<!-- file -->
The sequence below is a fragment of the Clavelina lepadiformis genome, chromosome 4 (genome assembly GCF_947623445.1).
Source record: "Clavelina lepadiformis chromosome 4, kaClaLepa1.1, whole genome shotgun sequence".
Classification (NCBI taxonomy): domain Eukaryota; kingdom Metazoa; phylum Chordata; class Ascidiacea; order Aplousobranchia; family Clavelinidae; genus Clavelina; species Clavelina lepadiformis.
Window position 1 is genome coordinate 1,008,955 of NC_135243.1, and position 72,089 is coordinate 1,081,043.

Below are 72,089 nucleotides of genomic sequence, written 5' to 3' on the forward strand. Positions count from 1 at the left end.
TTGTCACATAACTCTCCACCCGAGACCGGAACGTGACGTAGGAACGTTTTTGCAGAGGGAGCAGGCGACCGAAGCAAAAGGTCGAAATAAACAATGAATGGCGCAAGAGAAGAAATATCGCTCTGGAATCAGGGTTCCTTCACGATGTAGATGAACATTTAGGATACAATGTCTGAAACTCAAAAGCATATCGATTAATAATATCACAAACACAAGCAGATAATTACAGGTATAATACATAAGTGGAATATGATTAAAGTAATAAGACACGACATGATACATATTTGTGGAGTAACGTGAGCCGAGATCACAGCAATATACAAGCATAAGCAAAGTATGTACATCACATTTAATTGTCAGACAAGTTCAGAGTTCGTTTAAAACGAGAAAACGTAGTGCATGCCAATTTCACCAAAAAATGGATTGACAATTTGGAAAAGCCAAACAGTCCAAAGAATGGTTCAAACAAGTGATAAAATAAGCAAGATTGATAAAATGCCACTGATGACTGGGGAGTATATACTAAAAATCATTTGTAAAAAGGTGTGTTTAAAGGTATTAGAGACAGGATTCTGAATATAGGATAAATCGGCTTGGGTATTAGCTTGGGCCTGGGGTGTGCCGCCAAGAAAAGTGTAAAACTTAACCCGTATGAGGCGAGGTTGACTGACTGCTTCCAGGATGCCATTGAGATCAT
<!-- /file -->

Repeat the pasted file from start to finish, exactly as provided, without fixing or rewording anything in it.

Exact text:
The sequence below is a fragment of the Clavelina lepadiformis genome, chromosome 4 (genome assembly GCF_947623445.1).
Source record: "Clavelina lepadiformis chromosome 4, kaClaLepa1.1, whole genome shotgun sequence".
Classification (NCBI taxonomy): domain Eukaryota; kingdom Metazoa; phylum Chordata; class Ascidiacea; order Aplousobranchia; family Clavelinidae; genus Clavelina; species Clavelina lepadiformis.
Window position 1 is genome coordinate 1,008,955 of NC_135243.1, and position 72,089 is coordinate 1,081,043.

Below are 72,089 nucleotides of genomic sequence, written 5' to 3' on the forward strand. Positions count from 1 at the left end.
TTGTCACATAACTCTCCACCCGAGACCGGAACGTGACGTAGGAACGTTTTTGCAGAGGGAGCAGGCGACCGAAGCAAAAGGTCGAAATAAACAATGAATGGCGCAAGAGAAGAAATATCGCTCTGGAATCAGGGTTCCTTCACGATGTAGATGAACATTTAGGATACAATGTCTGAAACTCAAAAGCATATCGATTAATAATATCACAAACACAAGCAGATAATTACAGGTATAATACATAAGTGGAATATGATTAAAGTAATAAGACACGACATGATACATATTTGTGGAGTAACGTGAGCCGAGATCACAGCAATATACAAGCATAAGCAAAGTATGTACATCACATTTAATTGTCAGACAAGTTCAGAGTTCGTTTAAAACGAGAAAACGTAGTGCATGCCAATTTCACCAAAAAATGGATTGACAATTTGGAAAAGCCAAACAGTCCAAAGAATGGTTCAAACAAGTGATAAAATAAGCAAGATTGATAAAATGCCACTGATGACTGGGGAGTATATACTAAAAATCATTTGTAAAAAGGTGTGTTTAAAGGTATTAGAGACAGGATTCTGAATATAGGATAAATCGGCTTGGGTATTAGCTTGGGCCTGGGGTGTGCCGCCAAGAAAAGTGTAAAACTTAACCCGTATGAGGCGAGGTTGACTGACTGCTTCCAGGATGCCATTGAGATCAT